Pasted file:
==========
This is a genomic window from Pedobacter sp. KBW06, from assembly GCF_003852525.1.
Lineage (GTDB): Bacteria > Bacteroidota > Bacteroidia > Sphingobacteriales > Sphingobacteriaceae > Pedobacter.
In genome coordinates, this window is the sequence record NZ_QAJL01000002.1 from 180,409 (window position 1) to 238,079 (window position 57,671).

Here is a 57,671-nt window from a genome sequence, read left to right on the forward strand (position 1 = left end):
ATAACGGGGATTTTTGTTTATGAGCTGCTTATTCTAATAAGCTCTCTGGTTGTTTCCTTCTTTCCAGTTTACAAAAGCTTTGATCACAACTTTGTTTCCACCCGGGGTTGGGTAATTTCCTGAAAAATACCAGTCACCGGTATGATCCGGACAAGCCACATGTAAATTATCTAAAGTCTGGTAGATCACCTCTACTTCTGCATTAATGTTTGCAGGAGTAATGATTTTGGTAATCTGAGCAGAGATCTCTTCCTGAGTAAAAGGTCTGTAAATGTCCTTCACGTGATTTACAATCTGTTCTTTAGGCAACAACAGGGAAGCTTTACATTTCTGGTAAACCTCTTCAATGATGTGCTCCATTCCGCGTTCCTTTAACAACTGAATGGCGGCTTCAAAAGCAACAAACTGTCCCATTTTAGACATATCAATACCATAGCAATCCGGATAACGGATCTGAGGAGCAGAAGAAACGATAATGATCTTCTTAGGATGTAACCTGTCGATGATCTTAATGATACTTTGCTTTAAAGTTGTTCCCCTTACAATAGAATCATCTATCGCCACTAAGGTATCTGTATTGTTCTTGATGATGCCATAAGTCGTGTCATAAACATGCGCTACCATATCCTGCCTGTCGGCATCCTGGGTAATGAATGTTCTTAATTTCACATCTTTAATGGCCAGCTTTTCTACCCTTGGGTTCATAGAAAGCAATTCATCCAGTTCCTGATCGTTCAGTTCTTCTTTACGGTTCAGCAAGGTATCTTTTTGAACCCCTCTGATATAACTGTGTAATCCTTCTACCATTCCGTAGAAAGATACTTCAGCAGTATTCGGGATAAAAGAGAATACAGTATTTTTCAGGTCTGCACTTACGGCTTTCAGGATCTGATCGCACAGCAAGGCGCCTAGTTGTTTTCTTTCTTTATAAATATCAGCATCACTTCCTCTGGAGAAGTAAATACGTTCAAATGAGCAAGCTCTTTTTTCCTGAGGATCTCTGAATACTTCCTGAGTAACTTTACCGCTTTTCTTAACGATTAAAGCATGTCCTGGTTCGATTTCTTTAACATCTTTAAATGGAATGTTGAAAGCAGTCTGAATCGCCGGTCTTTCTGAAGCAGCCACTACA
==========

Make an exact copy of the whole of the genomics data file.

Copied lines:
This is a genomic window from Pedobacter sp. KBW06, from assembly GCF_003852525.1.
Lineage (GTDB): Bacteria > Bacteroidota > Bacteroidia > Sphingobacteriales > Sphingobacteriaceae > Pedobacter.
In genome coordinates, this window is the sequence record NZ_QAJL01000002.1 from 180,409 (window position 1) to 238,079 (window position 57,671).

Here is a 57,671-nt window from a genome sequence, read left to right on the forward strand (position 1 = left end):
ATAACGGGGATTTTTGTTTATGAGCTGCTTATTCTAATAAGCTCTCTGGTTGTTTCCTTCTTTCCAGTTTACAAAAGCTTTGATCACAACTTTGTTTCCACCCGGGGTTGGGTAATTTCCTGAAAAATACCAGTCACCGGTATGATCCGGACAAGCCACATGTAAATTATCTAAAGTCTGGTAGATCACCTCTACTTCTGCATTAATGTTTGCAGGAGTAATGATTTTGGTAATCTGAGCAGAGATCTCTTCCTGAGTAAAAGGTCTGTAAATGTCCTTCACGTGATTTACAATCTGTTCTTTAGGCAACAACAGGGAAGCTTTACATTTCTGGTAAACCTCTTCAATGATGTGCTCCATTCCGCGTTCCTTTAACAACTGAATGGCGGCTTCAAAAGCAACAAACTGTCCCATTTTAGACATATCAATACCATAGCAATCCGGATAACGGATCTGAGGAGCAGAAGAAACGATAATGATCTTCTTAGGATGTAACCTGTCGATGATCTTAATGATACTTTGCTTTAAAGTTGTTCCCCTTACAATAGAATCATCTATCGCCACTAAGGTATCTGTATTGTTCTTGATGATGCCATAAGTCGTGTCATAAACATGCGCTACCATATCCTGCCTGTCGGCATCCTGGGTAATGAATGTTCTTAATTTCACATCTTTAATGGCCAGCTTTTCTACCCTTGGGTTCATAGAAAGCAATTCATCCAGTTCCTGATCGTTCAGTTCTTCTTTACGGTTCAGCAAGGTATCTTTTTGAACCCCTCTGATATAACTGTGTAATCCTTCTACCATTCCGTAGAAAGATACTTCAGCAGTATTCGGGATAAAAGAGAATACAGTATTTTTCAGGTCTGCACTTACGGCTTTCAGGATCTGATCGCACAGCAAGGCGCCTAGTTGTTTTCTTTCTTTATAAATATCAGCATCACTTCCTCTGGAGAAGTAAATACGTTCAAATGAGCAAGCTCTTTTTTCCTGAGGATCTCTGAATACTTCCTGAGTAACTTTACCGCTTTTCTTAACGATTAAAGCATGTCCTGGTTCGATTTCTTTAACATCTTTAAATGGAATGTTGAAAGCAGTCTGAATCGCCGGTCTTTCTGAAGCAGCCACTACA